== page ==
With only 6 months to go until the start of the Olympic Games in London this summer (July 27, 2012), businesses should be pretty advanced in terms of planning for the impact of the games on their company’s workforce.
What are the key issues that business owners need to think about?
Your employees will fall into two groups:
- Those who plan to take time off during the games either to be a spectator or because they have volunteered to be a “games maker”
- Those who do not plan to take time off during the games but may still want to watch TV or internet coverage during working hours
Employees requesting time off
In relation to the first group of employees, employers need to think about how to prioritise requests, while ensuring that sufficient staff will be at work to meet the business’s needs.
There will need to be a policy in place, which could be as simple as “first come, first served” or it could be dependent upon how many employees in the same department have requested leave at the same time.
Guidelines should be clearly communicated to staff and must be consistently applied to avoid allegations of unlawful discrimination.
Employees who volunteer
In relation to volunteers, employees do not have a legal right to take time off or to be paid for volunteering, so a policy decision is required as to whether the company is prepared to pay them for some or all of the leave.
Volunteers have to complete three days’ training prior to the games and will have agreed to do ten days’ work during the games. Therefore, volunteering employees may be required to take their volunteer leave as paid holiday or unpaid leave or a combination of both.
If employers have a corporate social responsibility policy and, for example, allow employees to take up to two days’ paid leave for charitable or community work, they may wish to allow the volunteers to use this allocation, particularly if the skills they will acquire in volunteering could help your business.
Watching the Games during work hours
For those staff who may want to view the games while at work, it will be advisable to have a clear policy in place also. Check the terms of your internet policy carefully now and think about any amendments that may need to be made. If overuse of the internet at peak times to watch popular sporting events may slow your systems down, you may need to amend your policy to deal with this.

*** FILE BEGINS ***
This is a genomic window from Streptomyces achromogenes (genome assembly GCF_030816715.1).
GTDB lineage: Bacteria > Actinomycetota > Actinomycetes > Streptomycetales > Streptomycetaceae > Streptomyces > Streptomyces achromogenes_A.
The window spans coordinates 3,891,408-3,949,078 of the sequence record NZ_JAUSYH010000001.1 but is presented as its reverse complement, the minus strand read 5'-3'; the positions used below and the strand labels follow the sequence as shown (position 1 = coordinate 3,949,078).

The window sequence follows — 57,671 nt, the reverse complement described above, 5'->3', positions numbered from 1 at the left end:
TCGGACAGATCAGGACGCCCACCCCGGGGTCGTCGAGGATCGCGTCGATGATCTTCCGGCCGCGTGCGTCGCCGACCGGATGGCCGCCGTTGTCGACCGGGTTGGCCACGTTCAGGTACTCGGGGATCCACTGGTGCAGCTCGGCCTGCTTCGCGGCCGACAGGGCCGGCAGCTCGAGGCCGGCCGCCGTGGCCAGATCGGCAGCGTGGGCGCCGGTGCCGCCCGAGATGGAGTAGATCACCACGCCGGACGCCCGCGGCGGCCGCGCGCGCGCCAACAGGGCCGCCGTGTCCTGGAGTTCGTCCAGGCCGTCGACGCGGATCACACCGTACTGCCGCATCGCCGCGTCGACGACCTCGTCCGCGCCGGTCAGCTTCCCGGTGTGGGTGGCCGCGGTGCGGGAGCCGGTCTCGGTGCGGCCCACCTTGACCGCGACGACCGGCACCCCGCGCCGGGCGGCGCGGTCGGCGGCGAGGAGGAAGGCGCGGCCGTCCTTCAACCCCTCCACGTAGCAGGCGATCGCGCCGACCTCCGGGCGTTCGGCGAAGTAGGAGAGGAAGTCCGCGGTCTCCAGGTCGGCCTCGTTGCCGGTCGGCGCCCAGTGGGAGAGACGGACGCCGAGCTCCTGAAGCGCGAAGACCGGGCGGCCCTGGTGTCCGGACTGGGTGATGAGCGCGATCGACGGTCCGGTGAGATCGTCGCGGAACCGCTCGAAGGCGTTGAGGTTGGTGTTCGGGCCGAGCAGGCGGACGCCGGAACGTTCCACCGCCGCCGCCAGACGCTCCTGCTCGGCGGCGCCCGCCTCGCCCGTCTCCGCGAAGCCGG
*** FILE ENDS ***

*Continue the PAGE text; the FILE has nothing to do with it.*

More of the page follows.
One option is to show popular events at work on a big screen, provided that employees know that they are required to make up any time lost as a result of watching these events.
Sickness absence policies
Sickness absence policies should also be reviewed in anticipation of staff pulling “sickies” in order to stay home and watch their favourite sporting events on TV.
You should make it clear that you will be monitoring sickness and all absences closely during this period and any abuse of the system will be treated as a disciplinary offence.
Consider amending your policy to provide that during the Olympics, employees will be required to obtain a fitness certificate from their doctor from day one of their sickness absence, and any unauthorised absence will be unpaid.
Flexible and remote working
Lastly, there is also a risk that employees may suffer disruption while travelling to work during the Games period, particularly if their start or finish times coincide with start and finish times of sporting events.
Most stations in central London and the City will be adversely affected by congestion during peak times. Introducing flexible working during the Olympics is an option.
At the moment, flexible working is only available to carers and parents of children and any flexible working request which is granted constitutes a permanent change to the employee’s contractual terms. If employers extend the right to work flexibly to all employees during the games, therefore, it should be made clear it is only for that period without constituting a permanent contractual change.
Employers may also want to consider remote working during the Games, with attendance at work only being required for meetings. Again a clear policy is recommended.
Michelle Chance is an employment partner at Kingsley Napley LLP.
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